I’m not an SEO expert. If those of you who are find some things you see as faulty, please use the comment section and I’ll be happy to learn more.

Also, don’t waste your time bashing my site Conversionista.com. I’m currently only optimizing for the Swedish language on Conversionista.se (but if you have some tips there, hey that’s great!)

– John Ekman

This is a guest post, entered in the 2011 Unbounce Conversion Fest Blogging Contest. All opinions are those of the author.

John Ekman is the founder and CEO of Conversionista! – The number 1 Conversion consulting company in Sweden (possibly Scandinavia?!). You will find posts similar to this one on Johns' blog on Conversion rate optimization. According to John a Conversionista is someone deeply and crazily passionate about improving conversion rates.

Comments

  1. Oli Gardner says:

    Thanks for using Unbounce in your example John! Clearly I have a little work to do :)

  2. Fredrik Lennstrom says:

    Google does not base rankings on description tag -http://googlewebmastercentral.blogspot.com/2009/09/google-does-not-use-keywords-meta-tag.html. So if you trying to optimize for Google, there is nothing to loose!

    • Agree – As an SEO “Semi-professional” I see the Google algorithm as a big guessing game. But at least you can say this: If they publicly say that they don’t use the description tag for rank and sometimes use it for the SERP – then WHY should you optimize for rank only and not for conversion at all?! (like many obviously do).

      • Yomar Lopez says:

        BINGO!

        It is totally a guessing game but there is a science to it, whereas you collect data, interpret the data, and take action.. It’s much like conversions and split testing: you have to isolate factors, make small changes, and then see what works long-term.

        You can speed up some of the process by manually submitting pages and sites to search engines and directories. You can also use pinging services like Ping-o-matic and Ping.fm to inform key sites of your content updates… but it still takes time to really see the trends. That’s why I say any good SEO campaign should start with a three-month trial period, a launch-and-learn, as Chris Brogan would say.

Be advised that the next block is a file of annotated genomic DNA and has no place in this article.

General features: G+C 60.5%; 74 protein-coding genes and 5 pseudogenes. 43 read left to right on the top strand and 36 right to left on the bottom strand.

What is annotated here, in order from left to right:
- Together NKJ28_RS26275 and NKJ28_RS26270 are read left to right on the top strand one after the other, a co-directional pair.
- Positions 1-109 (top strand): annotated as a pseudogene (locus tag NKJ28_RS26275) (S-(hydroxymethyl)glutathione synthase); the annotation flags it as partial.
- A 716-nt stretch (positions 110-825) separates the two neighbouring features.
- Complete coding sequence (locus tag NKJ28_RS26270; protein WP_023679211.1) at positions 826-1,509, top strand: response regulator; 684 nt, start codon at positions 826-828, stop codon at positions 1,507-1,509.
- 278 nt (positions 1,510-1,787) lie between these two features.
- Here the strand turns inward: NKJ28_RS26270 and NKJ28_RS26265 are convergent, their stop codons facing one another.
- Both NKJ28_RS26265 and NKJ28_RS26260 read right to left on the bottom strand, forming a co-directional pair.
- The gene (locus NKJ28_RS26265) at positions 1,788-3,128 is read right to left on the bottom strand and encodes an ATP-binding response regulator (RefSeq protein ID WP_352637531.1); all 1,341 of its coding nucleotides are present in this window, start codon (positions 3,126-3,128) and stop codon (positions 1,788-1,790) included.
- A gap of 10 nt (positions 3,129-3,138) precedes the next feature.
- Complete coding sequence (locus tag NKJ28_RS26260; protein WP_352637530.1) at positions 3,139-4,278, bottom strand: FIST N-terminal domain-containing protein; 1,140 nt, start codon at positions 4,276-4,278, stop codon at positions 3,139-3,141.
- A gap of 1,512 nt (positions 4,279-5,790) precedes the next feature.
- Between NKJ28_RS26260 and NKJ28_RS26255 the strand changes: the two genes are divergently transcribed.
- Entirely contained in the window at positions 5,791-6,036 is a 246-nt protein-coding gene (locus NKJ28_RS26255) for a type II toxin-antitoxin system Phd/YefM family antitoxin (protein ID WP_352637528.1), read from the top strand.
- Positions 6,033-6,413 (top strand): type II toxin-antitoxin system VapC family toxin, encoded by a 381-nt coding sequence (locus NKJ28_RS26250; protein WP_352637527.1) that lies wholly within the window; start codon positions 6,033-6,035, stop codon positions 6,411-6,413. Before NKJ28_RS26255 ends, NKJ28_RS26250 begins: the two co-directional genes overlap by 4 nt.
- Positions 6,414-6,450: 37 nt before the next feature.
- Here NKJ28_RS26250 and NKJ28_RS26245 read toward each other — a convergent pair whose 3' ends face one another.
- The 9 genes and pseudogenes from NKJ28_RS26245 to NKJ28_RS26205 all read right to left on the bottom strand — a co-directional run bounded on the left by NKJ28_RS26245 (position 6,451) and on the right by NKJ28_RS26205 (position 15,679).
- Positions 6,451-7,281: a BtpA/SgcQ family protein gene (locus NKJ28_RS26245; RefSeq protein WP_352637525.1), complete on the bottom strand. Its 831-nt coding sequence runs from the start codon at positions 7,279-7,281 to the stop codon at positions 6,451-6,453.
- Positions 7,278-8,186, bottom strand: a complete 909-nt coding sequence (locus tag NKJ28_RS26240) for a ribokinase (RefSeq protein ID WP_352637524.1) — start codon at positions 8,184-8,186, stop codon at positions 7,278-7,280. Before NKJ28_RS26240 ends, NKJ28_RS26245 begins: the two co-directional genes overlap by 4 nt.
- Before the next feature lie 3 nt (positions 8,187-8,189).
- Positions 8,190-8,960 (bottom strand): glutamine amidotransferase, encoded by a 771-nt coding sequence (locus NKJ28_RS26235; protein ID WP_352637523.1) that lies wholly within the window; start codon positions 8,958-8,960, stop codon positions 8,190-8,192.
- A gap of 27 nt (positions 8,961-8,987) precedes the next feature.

From there, lots of tweaking and reassessment can be expected.. It’s an ongoing process and not a matter of tweaking copy and building links. If only it were that simple – I’d be able to take on more clients at once! LOL

        Google has always been good about hinting at the ingredients in their secret sauce.. But they never truly spill the beans.. And every SEO best practice has and will have different results for everyone. Again, you just have to analyze and adapt to stay competitive.

        Certainly, the SEO game has changed a lot from the days in which changing some tags, spamming keywords, and getting some links was really all there was to it.. Oh, and you can’t forget the more black-hat techniques like cloaking and using bots/scripts (which could get your site penalized nowadays.. just saying)… 8)

  3. Naomi Niles says:

    Nice article, John. I’ve never been able to get totally on the SEO bandwagon because I don’t like “robot language” much. Probably that’s why I don’t rank as well as I should either, lol!

    I think it’s important then to find a specialist who knows how to work the delicate balance between SEO and CRO. I know that I, for one, wouldn’t want to work with an SEO that only cares about rank.

    • Yomar Lopez says: